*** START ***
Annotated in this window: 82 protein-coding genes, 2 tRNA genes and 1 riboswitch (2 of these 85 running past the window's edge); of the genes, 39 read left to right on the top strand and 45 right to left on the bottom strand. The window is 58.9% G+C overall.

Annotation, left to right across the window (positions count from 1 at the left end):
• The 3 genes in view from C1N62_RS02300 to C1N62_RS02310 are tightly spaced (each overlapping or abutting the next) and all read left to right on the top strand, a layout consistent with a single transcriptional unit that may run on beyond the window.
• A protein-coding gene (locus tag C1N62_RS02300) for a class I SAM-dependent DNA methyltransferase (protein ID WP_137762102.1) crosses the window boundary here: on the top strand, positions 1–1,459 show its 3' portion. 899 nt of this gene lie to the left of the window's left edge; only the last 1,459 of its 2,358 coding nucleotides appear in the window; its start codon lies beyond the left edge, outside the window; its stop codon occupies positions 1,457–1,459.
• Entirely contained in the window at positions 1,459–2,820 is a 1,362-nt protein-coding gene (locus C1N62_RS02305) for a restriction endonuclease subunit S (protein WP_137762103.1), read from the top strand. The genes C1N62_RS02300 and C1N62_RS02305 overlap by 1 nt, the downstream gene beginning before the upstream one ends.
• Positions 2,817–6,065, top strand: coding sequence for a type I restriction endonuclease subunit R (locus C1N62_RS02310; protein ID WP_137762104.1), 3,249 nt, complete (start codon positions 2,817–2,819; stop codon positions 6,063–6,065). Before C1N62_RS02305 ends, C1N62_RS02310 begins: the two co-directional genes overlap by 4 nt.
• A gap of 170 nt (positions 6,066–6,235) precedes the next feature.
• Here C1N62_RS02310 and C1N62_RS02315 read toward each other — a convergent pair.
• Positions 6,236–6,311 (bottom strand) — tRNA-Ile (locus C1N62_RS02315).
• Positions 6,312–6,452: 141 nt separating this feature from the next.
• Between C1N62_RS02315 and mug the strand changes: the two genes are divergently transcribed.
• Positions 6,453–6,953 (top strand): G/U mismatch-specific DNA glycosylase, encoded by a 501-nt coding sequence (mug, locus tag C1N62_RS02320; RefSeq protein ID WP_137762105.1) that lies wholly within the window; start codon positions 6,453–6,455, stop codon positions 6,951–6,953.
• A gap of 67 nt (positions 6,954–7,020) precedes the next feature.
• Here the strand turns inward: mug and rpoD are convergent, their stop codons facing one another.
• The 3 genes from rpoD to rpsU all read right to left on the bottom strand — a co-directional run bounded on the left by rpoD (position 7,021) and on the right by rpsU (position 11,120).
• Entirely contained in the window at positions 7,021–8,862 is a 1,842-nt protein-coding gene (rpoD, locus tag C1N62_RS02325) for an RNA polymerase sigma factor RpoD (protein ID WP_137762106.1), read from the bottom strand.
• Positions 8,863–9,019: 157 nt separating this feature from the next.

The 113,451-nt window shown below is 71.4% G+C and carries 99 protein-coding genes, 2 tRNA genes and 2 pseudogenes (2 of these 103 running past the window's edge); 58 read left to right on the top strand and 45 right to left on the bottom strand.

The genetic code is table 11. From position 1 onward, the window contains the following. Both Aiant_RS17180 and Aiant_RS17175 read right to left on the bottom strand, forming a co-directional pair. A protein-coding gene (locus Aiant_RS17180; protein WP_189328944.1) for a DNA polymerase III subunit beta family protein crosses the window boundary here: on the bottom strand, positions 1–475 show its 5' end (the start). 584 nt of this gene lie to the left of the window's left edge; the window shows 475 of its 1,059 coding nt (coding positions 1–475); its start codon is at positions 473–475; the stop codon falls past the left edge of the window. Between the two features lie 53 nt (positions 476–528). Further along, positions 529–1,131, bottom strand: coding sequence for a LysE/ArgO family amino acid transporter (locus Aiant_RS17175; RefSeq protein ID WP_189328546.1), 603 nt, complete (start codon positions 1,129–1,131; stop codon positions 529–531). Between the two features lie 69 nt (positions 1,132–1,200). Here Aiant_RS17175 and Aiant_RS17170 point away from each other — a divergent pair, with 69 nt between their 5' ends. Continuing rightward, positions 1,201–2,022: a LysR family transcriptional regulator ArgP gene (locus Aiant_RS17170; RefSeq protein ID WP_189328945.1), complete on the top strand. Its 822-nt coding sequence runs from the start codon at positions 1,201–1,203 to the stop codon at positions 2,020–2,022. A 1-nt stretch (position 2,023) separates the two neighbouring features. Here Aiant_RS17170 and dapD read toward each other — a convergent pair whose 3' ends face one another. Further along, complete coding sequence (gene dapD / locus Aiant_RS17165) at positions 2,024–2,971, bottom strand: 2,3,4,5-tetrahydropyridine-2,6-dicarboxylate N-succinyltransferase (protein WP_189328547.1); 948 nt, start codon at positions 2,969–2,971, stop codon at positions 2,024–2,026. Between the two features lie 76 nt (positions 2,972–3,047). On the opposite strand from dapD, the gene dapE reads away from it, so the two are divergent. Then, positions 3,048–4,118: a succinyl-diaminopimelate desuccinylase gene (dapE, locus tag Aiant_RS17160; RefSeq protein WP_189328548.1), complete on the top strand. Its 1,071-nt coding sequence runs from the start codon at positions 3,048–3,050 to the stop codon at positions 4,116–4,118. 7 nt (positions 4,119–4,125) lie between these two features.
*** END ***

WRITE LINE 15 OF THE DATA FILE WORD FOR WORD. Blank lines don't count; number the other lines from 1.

• The 3 genes from rpoD to rpsU all read right to left on the bottom strand — a co-directional run bounded on the left by rpoD (position 7,021) and on the right by rpsU (position 11,120).